Modeling Raw Sewage Leakage and Transport in the Unsaturated Zone of Carbonate Aquifer Using Carbamazepine as an Indicator

A. Yakirevich, M. Kuznetsov, Y. Livshitz, G. Gasser, I. Pankratov, O. Lev, E. Adar, N. Z. Dvory

Research output: Contribution to conferenceAbstractpeer-review


Fast contamination of groundwater in karstic aquifers can be caused due to leaky sewers, for example, or overflow from sewer networks. When flowing through a karst system, wastewater has the potential to reach the aquifer in a relatively short time. The Western Mountain Aquifer (Yarkon-Taninim) of Israel is one of the country's major water resources. During late winter 2013, maintenance actions were performed on a central sewage pipe that caused raw sewage to leak into the creek located in the study area. The subsequent infiltration of sewage through the thick ( 100 m) fractured/karst unsaturated zone led to a sharp increase in contaminant concentrations in the groundwater, which was monitored in a well located 29 meters from the center of the creek. Carbamazepine (CBZ) was used as an indicator for the presence of untreated raw sewage and its quantification in groundwater. The ultimate research goal was to develop a mathematical model for quantifying flow and contaminant transport processes in the fractured-porous unsaturated zone and karstified groundwater system. A quasi-3D dual permeability numerical model, representing the 'vadose zone - aquifer' system, was developed by a series of 1D equations solved in variably-saturated zone and by 3D-saturated flow and transport equation in groundwater. The 1D and 3D equations were coupled at the moving phreatic surface. The model was calibrated and applied to a simulated water flow scenario and CBZ transport during and after the observed sewage leakage event. The results of simulation showed that after the leakage stopped, significant amounts of CBZ were retained in the porous matrix of the unsaturated zone below the creek. Water redistribution and slow recharge during the dry summer season contributed to elevated CBZ concentrations in the groundwater in the vicinity of the creek and tens of meters downstream. The resumption of autumn rains enhanced flushing of CBZ from the unsaturated zone and led to an increase in groundwater concentrations.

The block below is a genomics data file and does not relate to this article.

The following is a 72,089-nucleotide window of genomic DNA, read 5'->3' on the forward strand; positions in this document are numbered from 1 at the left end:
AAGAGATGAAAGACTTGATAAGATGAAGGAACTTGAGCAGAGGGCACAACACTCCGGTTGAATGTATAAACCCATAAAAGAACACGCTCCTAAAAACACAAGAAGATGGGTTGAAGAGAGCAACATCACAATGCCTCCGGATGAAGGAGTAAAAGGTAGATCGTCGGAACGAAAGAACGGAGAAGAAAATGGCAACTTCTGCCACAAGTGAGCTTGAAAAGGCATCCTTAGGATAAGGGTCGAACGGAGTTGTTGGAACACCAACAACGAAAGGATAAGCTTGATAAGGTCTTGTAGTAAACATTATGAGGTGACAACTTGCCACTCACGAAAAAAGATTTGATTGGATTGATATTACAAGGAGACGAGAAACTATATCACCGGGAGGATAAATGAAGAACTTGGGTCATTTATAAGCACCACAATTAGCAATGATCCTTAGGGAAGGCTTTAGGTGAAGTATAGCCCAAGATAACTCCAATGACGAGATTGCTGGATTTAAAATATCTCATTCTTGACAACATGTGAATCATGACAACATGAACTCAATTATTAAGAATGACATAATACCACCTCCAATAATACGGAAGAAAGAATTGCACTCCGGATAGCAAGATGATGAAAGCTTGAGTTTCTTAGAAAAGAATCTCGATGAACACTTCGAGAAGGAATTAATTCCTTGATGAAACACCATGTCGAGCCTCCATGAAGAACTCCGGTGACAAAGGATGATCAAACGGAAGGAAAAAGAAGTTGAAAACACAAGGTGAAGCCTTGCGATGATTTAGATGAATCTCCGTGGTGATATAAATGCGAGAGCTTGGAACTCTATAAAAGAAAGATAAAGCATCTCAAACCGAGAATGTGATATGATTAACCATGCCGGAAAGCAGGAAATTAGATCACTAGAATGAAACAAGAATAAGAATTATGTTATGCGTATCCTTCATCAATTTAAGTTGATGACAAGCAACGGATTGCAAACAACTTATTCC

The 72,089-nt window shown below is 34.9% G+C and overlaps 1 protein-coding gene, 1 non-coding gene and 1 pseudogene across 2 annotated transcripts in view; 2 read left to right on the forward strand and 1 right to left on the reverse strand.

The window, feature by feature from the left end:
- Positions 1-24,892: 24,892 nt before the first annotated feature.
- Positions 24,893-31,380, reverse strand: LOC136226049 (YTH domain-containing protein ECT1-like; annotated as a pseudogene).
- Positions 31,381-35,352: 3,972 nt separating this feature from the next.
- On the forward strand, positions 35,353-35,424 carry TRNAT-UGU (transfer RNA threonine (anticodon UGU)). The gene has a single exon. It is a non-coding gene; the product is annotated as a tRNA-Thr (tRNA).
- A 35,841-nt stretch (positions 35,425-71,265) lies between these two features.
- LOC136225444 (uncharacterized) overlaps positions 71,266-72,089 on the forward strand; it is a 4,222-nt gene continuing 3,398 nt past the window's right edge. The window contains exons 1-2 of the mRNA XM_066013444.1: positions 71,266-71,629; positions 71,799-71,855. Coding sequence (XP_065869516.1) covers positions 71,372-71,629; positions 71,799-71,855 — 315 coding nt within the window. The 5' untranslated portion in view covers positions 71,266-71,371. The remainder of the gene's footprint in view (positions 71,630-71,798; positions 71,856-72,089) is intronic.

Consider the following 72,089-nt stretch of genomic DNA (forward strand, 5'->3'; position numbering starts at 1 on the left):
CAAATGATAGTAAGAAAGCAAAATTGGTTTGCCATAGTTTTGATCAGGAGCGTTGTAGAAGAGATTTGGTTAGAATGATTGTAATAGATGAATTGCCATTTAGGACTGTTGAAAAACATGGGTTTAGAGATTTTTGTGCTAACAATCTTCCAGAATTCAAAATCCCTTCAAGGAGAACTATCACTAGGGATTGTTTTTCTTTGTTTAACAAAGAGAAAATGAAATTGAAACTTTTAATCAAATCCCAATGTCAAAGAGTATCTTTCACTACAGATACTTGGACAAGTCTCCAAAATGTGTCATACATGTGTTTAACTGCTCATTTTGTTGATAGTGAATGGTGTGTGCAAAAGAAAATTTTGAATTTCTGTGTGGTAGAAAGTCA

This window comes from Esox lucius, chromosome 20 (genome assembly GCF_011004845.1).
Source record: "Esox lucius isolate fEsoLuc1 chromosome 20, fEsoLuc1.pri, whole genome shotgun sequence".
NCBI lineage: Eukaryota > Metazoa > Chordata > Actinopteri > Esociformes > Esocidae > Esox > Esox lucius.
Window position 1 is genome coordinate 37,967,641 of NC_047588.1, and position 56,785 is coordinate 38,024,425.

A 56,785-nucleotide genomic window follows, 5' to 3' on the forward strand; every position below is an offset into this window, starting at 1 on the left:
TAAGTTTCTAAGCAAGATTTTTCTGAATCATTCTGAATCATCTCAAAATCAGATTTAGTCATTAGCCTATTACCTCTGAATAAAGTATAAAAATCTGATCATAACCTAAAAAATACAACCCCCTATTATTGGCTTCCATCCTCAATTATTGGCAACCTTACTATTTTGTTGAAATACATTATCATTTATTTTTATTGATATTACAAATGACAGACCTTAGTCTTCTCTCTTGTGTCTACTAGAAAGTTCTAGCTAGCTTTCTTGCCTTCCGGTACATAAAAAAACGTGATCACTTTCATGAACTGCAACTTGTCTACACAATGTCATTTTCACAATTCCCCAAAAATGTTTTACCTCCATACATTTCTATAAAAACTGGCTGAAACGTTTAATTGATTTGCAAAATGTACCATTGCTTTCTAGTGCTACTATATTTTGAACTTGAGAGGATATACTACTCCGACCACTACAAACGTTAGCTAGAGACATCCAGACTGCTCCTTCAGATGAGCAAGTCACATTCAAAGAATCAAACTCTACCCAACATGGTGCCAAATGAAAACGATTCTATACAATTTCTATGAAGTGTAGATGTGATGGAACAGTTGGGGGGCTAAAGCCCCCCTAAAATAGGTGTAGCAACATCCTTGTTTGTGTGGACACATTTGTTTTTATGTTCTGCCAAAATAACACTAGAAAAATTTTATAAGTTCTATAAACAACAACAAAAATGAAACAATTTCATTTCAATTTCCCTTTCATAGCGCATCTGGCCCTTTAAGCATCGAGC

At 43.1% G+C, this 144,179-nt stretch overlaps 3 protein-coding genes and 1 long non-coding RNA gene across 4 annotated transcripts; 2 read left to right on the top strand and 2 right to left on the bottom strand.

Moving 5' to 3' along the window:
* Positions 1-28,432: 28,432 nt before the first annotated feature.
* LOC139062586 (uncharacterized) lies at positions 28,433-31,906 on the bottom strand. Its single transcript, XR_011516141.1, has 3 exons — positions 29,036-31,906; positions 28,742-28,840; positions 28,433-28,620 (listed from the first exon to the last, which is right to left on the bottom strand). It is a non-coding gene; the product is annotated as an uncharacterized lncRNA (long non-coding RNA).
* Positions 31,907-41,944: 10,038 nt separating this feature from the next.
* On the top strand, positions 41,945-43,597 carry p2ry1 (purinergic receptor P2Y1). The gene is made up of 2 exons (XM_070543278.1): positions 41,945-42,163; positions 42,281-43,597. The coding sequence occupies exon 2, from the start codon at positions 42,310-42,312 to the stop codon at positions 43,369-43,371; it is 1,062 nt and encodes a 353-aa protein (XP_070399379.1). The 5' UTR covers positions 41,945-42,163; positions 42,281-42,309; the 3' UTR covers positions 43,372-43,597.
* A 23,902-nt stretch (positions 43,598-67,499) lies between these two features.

Original languageEnglish GB
StatePublished - 1 Dec 2016


  • 1829 Groundwater hydrology
  • HYDROLOGYDE: 1830 Groundwater/surface water interaction
  • HYDROLOGYDE: 1831 Groundwater quality
  • HYDROLOGYDE: 1847 Modeling


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